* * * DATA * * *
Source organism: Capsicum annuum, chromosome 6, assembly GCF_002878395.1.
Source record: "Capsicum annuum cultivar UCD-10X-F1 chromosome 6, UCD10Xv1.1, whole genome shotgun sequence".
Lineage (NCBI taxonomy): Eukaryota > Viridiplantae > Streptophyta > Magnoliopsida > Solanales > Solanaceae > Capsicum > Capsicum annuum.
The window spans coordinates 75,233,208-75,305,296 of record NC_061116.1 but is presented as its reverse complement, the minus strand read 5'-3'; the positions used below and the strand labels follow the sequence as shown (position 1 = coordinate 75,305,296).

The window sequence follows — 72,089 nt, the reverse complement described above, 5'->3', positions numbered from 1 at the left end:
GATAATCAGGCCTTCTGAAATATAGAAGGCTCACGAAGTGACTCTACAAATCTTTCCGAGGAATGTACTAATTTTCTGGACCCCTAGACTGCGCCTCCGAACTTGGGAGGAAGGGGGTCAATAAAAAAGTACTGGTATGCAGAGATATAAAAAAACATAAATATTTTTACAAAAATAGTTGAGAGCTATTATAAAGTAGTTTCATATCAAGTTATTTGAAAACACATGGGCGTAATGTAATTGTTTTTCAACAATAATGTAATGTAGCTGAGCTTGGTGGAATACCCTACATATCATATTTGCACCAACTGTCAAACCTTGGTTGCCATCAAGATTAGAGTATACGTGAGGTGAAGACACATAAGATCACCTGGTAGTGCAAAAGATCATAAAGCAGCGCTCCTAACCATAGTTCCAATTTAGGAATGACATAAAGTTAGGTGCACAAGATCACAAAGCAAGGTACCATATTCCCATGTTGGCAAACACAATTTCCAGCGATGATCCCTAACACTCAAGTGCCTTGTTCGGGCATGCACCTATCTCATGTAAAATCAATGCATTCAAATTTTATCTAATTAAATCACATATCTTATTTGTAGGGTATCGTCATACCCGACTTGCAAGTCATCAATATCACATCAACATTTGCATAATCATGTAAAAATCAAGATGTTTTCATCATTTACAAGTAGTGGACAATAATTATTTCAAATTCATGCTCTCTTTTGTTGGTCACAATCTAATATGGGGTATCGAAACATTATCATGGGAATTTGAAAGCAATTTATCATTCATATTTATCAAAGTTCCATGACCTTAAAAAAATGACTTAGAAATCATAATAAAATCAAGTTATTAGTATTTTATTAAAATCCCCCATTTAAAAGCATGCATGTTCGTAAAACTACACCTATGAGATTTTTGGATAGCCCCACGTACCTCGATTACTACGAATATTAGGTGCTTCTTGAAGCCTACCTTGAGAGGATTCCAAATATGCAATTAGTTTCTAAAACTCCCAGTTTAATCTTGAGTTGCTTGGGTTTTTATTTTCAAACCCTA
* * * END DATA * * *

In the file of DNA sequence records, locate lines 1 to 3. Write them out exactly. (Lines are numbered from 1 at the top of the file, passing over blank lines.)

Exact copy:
Source organism: Capsicum annuum, chromosome 6, assembly GCF_002878395.1.
Source record: "Capsicum annuum cultivar UCD-10X-F1 chromosome 6, UCD10Xv1.1, whole genome shotgun sequence".
Lineage (NCBI taxonomy): Eukaryota > Viridiplantae > Streptophyta > Magnoliopsida > Solanales > Solanaceae > Capsicum > Capsicum annuum.